Index Funds Go Overlooked During Time of Economic Uncertainty
It should come as no surprise that the economy is far from stable these days. With a debt crisis in Europe, turmoil in the Middle East, and a high unemployment rate plaguing the United States, few people and regions are immune from the world’s financial problems. Whether you’re a doctor or a farmer, a toddler or a student taking radiography courses, there’s a good chance that the economic woes are personally affecting you in some way or another.
For most people who are employed, the economic brunt is most felt when it comes to their investments. The stock market has made for a roller coaster ride in recent months, with some of the biggest gains and worst days both coming in the previous year. Overall, amidst all the highs and the lows, the America market looks to end the year with an overall loss. Many investors are stressed from riding this roller coaster and realizing little gain, and want nothing more to do with it.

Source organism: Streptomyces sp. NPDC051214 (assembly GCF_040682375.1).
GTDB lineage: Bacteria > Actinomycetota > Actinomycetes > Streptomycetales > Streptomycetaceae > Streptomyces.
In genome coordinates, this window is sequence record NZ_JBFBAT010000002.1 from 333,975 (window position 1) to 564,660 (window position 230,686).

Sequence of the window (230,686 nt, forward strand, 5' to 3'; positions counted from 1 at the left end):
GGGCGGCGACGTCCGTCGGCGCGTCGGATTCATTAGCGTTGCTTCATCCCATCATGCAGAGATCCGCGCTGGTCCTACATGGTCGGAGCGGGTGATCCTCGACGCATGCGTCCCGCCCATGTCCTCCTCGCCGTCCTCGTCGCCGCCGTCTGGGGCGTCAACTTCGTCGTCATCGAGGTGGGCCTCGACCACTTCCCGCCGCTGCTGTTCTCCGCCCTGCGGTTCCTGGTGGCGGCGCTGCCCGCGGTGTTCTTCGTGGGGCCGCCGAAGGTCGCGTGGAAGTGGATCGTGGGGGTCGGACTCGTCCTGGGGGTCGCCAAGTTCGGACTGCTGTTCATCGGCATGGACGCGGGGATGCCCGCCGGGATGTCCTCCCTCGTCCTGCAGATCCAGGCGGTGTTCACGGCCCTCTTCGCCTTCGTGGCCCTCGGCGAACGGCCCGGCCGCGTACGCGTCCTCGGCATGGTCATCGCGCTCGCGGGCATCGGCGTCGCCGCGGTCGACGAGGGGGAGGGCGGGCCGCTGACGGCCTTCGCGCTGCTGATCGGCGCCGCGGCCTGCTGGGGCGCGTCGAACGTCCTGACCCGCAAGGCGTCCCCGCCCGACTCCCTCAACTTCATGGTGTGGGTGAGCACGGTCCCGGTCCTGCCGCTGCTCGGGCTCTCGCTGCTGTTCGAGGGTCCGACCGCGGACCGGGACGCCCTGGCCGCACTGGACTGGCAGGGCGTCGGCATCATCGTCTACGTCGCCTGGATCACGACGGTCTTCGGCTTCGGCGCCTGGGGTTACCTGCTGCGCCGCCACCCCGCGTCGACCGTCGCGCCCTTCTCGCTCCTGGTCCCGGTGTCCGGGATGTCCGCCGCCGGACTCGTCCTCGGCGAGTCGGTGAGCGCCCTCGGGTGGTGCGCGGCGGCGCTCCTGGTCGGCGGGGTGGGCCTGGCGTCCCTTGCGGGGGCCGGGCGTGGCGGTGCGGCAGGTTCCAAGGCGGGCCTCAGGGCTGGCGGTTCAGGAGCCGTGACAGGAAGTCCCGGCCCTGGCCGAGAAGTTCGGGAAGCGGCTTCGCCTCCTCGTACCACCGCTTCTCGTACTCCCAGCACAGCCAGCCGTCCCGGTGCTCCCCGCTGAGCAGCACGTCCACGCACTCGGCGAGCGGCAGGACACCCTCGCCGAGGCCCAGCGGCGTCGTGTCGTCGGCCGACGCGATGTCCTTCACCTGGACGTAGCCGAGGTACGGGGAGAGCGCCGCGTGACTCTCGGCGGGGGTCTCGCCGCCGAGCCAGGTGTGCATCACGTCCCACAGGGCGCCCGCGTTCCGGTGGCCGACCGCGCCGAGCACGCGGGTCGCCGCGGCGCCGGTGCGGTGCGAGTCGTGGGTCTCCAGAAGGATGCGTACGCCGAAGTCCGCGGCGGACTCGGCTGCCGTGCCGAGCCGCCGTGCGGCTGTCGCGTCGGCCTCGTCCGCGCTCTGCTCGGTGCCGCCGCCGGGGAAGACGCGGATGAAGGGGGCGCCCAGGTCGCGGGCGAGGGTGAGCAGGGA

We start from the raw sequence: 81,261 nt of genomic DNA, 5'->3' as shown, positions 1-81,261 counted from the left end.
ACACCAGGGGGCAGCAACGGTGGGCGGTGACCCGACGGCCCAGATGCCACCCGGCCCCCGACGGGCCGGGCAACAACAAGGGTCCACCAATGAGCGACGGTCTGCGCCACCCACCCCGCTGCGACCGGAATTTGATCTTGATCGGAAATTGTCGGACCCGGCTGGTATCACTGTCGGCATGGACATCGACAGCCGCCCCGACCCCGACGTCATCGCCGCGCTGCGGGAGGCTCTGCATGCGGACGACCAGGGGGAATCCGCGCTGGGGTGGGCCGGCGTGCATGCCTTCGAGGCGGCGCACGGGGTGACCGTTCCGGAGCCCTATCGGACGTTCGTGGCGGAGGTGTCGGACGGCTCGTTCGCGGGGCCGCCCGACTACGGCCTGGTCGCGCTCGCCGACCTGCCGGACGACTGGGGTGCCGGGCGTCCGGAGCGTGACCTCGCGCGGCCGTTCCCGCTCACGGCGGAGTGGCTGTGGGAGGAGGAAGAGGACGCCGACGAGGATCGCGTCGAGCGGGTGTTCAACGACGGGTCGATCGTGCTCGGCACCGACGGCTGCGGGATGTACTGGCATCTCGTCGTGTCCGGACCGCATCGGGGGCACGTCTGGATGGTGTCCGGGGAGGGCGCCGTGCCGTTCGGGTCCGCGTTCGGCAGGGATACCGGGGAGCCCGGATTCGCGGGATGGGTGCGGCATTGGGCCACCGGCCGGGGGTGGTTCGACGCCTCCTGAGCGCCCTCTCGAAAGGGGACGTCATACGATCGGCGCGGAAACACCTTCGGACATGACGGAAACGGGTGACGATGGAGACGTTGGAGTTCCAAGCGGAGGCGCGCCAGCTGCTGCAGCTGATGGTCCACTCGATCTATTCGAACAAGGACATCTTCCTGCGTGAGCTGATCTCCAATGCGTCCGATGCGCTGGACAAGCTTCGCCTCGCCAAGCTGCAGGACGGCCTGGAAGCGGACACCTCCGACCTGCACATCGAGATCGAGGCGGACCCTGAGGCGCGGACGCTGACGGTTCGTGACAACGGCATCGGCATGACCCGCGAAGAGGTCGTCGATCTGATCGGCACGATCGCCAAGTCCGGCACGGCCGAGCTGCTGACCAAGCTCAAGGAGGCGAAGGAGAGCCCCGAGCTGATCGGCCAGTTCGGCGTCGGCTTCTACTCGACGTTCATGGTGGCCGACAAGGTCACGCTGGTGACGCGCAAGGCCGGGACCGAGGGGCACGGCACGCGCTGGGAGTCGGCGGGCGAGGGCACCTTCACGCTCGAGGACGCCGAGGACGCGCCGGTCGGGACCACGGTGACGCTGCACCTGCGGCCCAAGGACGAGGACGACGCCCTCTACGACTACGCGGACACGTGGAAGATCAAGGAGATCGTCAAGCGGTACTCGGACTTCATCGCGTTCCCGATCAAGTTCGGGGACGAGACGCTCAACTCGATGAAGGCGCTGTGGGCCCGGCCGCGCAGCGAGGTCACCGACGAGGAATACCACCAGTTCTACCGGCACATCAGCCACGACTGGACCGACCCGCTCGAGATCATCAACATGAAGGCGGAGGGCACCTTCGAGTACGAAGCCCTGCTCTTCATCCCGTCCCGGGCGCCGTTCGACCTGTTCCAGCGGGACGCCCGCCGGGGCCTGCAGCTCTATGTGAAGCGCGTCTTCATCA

At the same time, though, most investors realize that markets go up over time and that this one should, too. Even if the gains take decades to realize and are mixed in with days, months, or years of losses, an investor will likely earn more from the market than from a low-interest earning bank account in the long run. With this knowledge in mind, people have looked to distance themselves from the stock market without leaving it altogether. They are buying municipal and Treasury bonds in large numbers. They are putting their money into mutual funds, hoping that it can stay out of sight and mind for decades. But bonds offer low rates of return, especially now when they are more popular, and mutual funds often substantial management fees and overhead charges. What to do?Continued on the next page